My favorite purse was ripped from the handle. My new shoes were ruined. My scalp was still pulsing with pain, tired from all of the hair pulling, and my face was beat red from the scarcity of air in the packed concert pit.
It was one of the most intense shows I had ever been to, and truthfully the only one where I genuinely feared for my safety. Fans limped out of there with bloody faces and torn clothes, and yet we all would jump to the chance of doing it again. It was a Crystal Castles show and the aggression and freedom that was felt by everyone there was made possible by a petite 90 pound 20 something woman who could easily be mistaken for a Middle Schooler.
Lead singer Alice Glass was the new face of women in music who unapologetically throw themselves to a crowd of screaming fans–crowds of thousands of people pushing to get closer to her as she would walk on the audience, yelling into a microphone almost as big as her face. Her hair and clothes pulled by admirers trying to take home a piece of Glass’ fearlessness.
She is arguably one of the ballsiest of performers, and it is well known for her history of broken bones and bruises earned from her 10 years fronting the experimental electronic band Crystal Castles. She also, apparently, was struggling with a physically and emotionally abusive relationship she’d been confined in for years, and is only recently opening up about.
The 26-year-old released her first solo single “Stillbirth” earlier today along witha lengthy and honest Facebook post detailing a past abusive relationship she left some years back.
According to Glass, her relationship was tarnished with a range of physical and emotional abuse, manipulation and threats, and she was “systematically cut off from anyone and everyone that I could truly be close to.”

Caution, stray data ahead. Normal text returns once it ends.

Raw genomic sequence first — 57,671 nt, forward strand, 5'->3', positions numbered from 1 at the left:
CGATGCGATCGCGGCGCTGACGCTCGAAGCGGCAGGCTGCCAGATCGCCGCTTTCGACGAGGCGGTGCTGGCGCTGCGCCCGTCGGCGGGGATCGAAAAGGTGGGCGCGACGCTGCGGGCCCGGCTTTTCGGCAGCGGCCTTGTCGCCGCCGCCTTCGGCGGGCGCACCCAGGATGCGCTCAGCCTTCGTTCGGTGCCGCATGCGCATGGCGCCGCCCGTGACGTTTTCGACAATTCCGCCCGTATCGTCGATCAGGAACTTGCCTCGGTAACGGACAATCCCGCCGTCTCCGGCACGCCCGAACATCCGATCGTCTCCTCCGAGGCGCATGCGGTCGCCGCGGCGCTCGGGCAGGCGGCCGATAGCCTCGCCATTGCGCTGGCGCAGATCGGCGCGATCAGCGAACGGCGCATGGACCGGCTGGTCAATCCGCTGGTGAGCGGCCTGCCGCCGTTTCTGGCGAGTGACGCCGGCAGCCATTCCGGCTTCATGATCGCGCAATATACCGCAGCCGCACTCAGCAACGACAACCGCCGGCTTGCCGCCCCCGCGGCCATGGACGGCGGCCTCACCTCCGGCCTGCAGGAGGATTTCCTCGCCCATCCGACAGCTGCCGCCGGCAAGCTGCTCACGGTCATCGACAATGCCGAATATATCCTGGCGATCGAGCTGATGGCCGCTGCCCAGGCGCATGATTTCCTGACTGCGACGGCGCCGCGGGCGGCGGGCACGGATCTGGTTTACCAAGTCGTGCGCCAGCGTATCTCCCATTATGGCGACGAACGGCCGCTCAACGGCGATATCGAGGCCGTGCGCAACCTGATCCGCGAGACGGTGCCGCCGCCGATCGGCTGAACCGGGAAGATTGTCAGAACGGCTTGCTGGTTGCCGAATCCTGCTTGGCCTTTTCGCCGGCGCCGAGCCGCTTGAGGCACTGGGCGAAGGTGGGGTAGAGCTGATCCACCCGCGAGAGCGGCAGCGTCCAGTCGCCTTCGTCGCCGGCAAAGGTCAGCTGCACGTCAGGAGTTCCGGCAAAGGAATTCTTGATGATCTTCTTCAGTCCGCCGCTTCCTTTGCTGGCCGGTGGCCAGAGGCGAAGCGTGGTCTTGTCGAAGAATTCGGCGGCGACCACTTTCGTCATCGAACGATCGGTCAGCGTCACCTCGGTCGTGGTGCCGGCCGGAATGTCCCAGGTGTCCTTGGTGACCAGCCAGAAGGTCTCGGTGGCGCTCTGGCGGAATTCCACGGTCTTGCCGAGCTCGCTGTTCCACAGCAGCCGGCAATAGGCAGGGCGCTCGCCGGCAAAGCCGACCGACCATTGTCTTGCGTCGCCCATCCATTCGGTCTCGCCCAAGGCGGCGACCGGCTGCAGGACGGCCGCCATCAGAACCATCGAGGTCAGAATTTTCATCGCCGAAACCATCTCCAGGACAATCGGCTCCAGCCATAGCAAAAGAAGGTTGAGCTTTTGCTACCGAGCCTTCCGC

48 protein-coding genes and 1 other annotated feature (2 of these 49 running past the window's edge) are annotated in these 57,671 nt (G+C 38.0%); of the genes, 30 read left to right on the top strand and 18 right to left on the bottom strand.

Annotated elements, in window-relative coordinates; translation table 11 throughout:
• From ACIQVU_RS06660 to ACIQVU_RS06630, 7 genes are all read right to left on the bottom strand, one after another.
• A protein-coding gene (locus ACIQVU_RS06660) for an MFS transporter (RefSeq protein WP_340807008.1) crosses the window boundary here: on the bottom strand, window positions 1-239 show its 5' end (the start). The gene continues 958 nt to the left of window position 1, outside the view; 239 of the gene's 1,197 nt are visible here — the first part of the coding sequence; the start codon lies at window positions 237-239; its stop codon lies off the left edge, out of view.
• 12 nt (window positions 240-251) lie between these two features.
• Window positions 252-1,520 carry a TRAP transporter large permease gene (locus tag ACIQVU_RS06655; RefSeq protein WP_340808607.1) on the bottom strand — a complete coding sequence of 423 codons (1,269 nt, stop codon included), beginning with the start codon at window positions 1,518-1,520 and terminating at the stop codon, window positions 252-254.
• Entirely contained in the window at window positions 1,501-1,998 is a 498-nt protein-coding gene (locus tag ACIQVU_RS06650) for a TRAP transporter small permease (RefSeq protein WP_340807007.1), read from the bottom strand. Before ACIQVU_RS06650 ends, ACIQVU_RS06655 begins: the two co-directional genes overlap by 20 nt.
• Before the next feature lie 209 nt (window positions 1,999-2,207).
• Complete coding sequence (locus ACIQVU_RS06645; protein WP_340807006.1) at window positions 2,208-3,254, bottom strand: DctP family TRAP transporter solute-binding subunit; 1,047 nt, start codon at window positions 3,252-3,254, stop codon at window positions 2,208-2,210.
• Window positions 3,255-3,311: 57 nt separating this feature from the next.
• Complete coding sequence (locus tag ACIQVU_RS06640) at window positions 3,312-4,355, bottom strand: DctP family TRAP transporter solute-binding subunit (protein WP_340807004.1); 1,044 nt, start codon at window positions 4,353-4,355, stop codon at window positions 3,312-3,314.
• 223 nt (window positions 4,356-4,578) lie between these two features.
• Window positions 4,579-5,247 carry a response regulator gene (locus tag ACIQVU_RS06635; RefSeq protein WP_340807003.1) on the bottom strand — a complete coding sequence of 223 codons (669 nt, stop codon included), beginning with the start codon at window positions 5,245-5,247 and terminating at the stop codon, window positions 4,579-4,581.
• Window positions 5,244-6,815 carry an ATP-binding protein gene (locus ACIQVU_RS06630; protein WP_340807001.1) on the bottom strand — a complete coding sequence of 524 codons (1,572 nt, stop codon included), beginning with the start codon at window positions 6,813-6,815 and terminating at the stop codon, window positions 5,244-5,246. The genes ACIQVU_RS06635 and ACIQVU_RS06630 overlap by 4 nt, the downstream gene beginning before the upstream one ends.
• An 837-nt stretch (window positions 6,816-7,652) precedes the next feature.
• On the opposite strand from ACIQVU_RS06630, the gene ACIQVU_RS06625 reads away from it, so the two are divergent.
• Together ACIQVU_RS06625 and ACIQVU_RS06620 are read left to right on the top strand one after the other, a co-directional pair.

Glass went on to say that this news may be surprising for anyone who’s ever followed her career because she is “someone who publicly gave the impression of being fearless and seemed as though they didn’t take shit from anyone.” She’s right- as a fan this came as a huge surprise to me, and I’m sure to many of her other hundreds of thousands of loyal fans, and though this revelation is devastating, I think I’m speaking for fans everywhere when I say that this just makes Glass seem even more fearless.
Opening up about past abuse, whether physical or emotional, is never easy, especially for someone who you’d never imagine would go through something of that nature, but it just goes to show you that almost everyone has struggled with something similar, and for anyone who is still struggling, that they are not alone.
Her newest track, since leaving Crystal Castles, “Stillbirth” will officially be released on iTunes and streaming services like Spotify July 18. All proceeds of the digitally purchased track will go to organizations like RAINN (Rape, Abuse & Incest National Network) that help victims of domestic abuse, sexual violence and incest.